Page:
do yourself a favor and buy a signal amplifer. they plug into a regular
outlet and boost the cable signal so you don't have to worry about loosing
the signal. you run your main cable into (screw on or push on terminal)
the amplifer then out to the feed to the rest of the house by way of your
Sure, but 0 dBm is a robust signal and that level is supplied to many homes
... 0 dbm is a milliwatt (that might not sound like much, but is a huge
signal given the sensitivity of modern television receivers).
Not really, if the gain is adjusted improperly he's just as likely to
have a signal overload at the receivers and poor quality.
We once had a more dramatic case of signal overload at the cable company
on some satellite receivers. Late one evening we changed out the LNBs on
the big 10m satellite dish with newer, better ones with lower noise
figures. We went back in to the head end and noticed that the AGC LEDs
on the 8 satellite receivers fed from those LNBs were all red.
Investigating further we found that the new LNBs were so much better
that they were providing a signal too strong for the AGCs on the
receivers to compensate for. We had to install something like a 6db
attenuator on the feed to make the receivers happy.
We also had to delete a half dozen voice mails complaining about the
hour long loss of a pay per view channel, a channel where we had checked
the pay per view computer and determined there were no buys. Amazing how
people stealing cable are dumb enough to complain about it. If we felt
like it we could have saved those voice mails and let the security folks
track down and prosecute the offenders.
well i have no clue what any of that means, but i'm running pretty much the
same set up as he is and what i described to him, and have never had a
problem. when i've disconnected the amp. i've noticed a difference in the
picture. reconnect the amp and the picture is great. Comcast is our cable
provider and we're not in a rural area or have issues like that, but i'm
running 5 tv's off the regualr feed.
Actually, analog television is more dependent on a clean strong signal than
Hi Def. This is because Hi Def is a digital signal, as long as there is
enough signal to work with it will work. Basically it either works properly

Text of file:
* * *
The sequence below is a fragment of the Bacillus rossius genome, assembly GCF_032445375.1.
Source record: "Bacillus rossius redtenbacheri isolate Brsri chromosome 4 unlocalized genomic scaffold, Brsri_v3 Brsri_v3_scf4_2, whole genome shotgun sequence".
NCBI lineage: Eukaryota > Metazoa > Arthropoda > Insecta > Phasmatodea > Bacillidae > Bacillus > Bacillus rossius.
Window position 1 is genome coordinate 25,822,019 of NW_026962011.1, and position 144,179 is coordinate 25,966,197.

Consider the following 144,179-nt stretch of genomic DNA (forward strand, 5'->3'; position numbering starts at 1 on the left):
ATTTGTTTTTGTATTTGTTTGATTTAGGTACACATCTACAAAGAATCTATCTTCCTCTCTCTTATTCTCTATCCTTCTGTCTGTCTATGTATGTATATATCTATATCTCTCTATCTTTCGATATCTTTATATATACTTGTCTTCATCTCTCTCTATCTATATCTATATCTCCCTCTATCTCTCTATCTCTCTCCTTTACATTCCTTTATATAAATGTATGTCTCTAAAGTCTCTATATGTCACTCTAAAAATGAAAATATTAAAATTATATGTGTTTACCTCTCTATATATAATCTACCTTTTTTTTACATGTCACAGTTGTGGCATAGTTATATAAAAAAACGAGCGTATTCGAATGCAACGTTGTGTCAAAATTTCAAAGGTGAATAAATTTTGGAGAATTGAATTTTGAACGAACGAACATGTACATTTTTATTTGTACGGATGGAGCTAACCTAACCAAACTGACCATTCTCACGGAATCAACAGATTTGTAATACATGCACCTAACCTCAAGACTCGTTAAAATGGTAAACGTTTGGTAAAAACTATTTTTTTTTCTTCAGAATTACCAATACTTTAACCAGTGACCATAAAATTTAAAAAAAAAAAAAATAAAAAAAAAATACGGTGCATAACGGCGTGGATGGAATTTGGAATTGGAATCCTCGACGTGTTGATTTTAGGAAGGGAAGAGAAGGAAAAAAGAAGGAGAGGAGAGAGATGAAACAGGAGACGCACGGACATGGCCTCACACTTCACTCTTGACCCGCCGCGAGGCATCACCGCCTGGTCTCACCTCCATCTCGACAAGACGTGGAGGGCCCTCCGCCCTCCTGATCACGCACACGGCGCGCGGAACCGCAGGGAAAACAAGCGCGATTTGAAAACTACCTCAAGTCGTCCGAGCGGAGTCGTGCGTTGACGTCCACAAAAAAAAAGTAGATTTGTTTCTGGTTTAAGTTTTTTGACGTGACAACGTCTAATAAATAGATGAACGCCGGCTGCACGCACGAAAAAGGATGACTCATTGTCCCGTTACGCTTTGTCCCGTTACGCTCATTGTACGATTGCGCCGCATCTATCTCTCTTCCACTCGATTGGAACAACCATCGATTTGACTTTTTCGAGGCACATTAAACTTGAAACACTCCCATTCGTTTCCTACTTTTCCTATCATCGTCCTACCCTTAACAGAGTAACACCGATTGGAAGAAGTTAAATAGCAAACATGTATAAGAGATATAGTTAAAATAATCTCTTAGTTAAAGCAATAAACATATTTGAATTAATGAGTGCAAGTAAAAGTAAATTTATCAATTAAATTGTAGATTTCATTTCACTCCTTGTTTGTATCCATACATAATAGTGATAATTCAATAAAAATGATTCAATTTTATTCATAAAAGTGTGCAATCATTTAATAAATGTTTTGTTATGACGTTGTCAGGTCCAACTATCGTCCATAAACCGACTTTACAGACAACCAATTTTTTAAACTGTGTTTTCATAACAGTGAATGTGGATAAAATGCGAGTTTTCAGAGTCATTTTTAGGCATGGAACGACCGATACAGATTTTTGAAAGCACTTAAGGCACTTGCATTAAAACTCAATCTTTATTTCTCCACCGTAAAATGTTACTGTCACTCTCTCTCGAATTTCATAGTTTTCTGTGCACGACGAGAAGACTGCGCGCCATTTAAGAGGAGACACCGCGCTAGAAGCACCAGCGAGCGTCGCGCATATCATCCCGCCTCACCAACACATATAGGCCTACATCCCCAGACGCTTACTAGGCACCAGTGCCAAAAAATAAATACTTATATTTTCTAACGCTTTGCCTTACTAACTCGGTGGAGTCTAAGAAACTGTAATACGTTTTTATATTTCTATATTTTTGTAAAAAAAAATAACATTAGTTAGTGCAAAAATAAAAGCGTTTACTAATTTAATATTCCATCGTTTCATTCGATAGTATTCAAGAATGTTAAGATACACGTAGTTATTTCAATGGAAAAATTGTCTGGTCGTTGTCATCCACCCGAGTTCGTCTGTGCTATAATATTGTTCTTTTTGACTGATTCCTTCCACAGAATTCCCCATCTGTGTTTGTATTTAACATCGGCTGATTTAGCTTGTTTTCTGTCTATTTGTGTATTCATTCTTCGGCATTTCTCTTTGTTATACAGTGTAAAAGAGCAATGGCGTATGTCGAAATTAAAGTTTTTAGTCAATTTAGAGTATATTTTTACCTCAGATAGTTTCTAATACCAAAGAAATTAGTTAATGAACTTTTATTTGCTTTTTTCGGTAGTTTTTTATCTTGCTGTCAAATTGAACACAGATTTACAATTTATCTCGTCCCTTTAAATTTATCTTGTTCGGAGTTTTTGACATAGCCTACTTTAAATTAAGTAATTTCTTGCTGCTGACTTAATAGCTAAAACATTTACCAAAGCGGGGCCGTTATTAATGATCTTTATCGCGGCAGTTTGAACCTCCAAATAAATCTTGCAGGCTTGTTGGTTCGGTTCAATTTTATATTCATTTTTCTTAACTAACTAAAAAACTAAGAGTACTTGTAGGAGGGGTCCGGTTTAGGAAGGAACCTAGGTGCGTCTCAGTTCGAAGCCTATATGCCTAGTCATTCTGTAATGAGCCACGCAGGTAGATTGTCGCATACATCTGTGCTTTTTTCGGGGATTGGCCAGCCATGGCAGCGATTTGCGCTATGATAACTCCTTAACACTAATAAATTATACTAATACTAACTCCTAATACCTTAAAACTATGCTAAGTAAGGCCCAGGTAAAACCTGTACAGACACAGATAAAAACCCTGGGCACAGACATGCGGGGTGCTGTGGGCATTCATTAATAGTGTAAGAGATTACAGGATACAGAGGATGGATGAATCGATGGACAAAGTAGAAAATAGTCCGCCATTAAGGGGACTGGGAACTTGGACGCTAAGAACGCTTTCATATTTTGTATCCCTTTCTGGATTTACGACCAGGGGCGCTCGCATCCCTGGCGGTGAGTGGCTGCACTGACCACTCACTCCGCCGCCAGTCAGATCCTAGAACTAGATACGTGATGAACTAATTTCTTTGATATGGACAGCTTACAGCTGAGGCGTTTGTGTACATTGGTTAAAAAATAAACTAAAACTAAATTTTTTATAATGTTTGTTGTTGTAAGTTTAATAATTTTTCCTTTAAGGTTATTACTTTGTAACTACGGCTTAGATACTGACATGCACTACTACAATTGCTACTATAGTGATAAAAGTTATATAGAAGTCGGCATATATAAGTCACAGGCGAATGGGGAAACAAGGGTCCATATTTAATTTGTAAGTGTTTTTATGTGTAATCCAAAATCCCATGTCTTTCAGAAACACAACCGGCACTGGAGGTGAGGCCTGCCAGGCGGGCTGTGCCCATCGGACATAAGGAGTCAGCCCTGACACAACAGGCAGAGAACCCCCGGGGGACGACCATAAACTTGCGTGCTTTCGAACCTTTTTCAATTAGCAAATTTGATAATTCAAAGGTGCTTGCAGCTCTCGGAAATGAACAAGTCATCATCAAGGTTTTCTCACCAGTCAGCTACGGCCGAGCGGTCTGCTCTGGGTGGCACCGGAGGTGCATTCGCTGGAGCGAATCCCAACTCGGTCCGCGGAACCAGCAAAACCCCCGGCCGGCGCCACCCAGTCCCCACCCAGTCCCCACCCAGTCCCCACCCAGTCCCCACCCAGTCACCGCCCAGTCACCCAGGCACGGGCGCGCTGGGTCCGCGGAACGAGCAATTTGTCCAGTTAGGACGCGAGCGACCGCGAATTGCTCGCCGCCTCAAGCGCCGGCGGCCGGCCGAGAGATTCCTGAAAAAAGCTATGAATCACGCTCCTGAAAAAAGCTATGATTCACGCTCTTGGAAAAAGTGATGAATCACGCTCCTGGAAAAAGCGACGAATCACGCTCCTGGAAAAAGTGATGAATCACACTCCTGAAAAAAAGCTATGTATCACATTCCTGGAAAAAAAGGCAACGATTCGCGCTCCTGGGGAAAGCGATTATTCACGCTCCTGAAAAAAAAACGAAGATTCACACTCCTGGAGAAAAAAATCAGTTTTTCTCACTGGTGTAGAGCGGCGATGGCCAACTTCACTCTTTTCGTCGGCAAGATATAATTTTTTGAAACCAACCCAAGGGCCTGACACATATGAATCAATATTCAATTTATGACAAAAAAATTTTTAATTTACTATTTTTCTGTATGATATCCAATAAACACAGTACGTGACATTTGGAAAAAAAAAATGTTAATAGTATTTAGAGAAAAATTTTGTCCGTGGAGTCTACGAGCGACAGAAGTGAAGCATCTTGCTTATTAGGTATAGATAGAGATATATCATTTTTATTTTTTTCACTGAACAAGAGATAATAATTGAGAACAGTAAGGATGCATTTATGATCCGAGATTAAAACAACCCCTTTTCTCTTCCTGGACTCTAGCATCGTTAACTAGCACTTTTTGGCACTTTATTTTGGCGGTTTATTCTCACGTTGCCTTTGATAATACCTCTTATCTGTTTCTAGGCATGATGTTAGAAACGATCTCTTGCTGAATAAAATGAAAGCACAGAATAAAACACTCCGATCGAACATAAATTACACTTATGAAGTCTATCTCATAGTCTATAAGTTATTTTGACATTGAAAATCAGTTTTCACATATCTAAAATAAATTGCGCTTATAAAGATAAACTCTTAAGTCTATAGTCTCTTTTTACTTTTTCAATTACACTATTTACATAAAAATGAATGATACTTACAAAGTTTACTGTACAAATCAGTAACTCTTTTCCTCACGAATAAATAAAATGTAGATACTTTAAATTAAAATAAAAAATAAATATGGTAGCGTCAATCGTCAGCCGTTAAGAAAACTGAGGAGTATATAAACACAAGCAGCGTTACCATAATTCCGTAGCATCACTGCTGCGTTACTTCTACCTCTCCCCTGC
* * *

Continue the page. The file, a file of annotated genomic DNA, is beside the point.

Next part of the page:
or not at all.
Not entirely true. First off all of the lower tier channels on most
cable systems are still analog so they will be pretty sensitive to
signal strength. Secondly, while digital signals don't gradually degrade
in picture quality like analog ones do, there is still a threshold point
where reception will be marginal and the picture will show significant
digital artifacts due to dropouts.
Why then do some homes have a picture that in all respects is near to
perfect as analog gets and other have snow and ghosting. In other words what
is the range for analog signal strength between best case and drop out. You
say pretty sensitive and visually one wouldn't guess that not to be the
Secondly, while digital signals don't gradually degrade
Isn't the threshold between digital signal showing macro blocking to drop
out pretty small and effected by other factors other then simply the signal
strength. Can't a digital signal be effected by the tuner and reciever
components to a degree that will effect the minimum signal strength it will
On 29 Nov 2006 13:20:49 -0800, " firstname.lastname@example.org"
I ran my cable tv to every room, including 2 bedrooms, one bathroom,
the attic, living room, basement room, laundry room, and kitchen.
That's 8. But I couldn't use an 8-way splitter because I only wanted
one cable going up from the closet to the attic, or down from the
closet to the living room. Every two splitters in sequence, I had to
by a power amplifier. Sometimes I used 4-way splitters, but when you
have unused terminals, you need to screw a cable terminator on the the
threads. They are less than a dollar.
I don't have cable tv anymore but I split the signal coming out of the
x Cable Terminator
1 Continue to Bathroom
2 Continue to bedroom/office.
x UP-Power Amp - 3 Attic tv
4 Bedroom TV
x DOWN -- 5 Living room TV
Down to basement -- 6 Basement TV
X Power Amp -- 7 Laundry Room TV
8 Continue to
Well, I know there is a second power amp in there somewhere. I forget
where. (Probably in the closet right after "UP".) I plugged it in more
than 10 years ago, and I haven't worried about it since. Radio Shack,
i think. I don't buy one until the TV picture isn't good enough. Now
even the farthest tv from the VCR has a perfect picture.
When High Def comes out, I'm not buying 8 high def tvs. I'm buying
one convertor that will convert high def to something my tvs will use,
which will go on the input of the VCR and continue to send the same
signal to all 8 tv's.
Once I had a party with 70 people during the course of the day, 40 of
whom stayed for the movie. 20 watched in the living room, 13 in the
basement, and 7 in the kitchen. Same picture and sound everywhere.
(I didn't let anyone watch in the bathroom.)
When I first had cable installed, I asked the cable guy if he could
put the box in the closet, about 3 feet from the tv. He wasn't sure if
it was close enough, but he did it and it worked . When I was in the
middle of running cable through the ceiling of my basement, the cable
went 30 feet down, 30 feet back, and 30 feet down again, plus 8 feet
up from the basement floor and 5 feet up from the basement ceiling to
the outlet in the kitchen, over 100 feet. And the picture was just
fine. Distance does not weaken the signal much, but splitters do.
But splitters are necessary if you want to run more than one tv.
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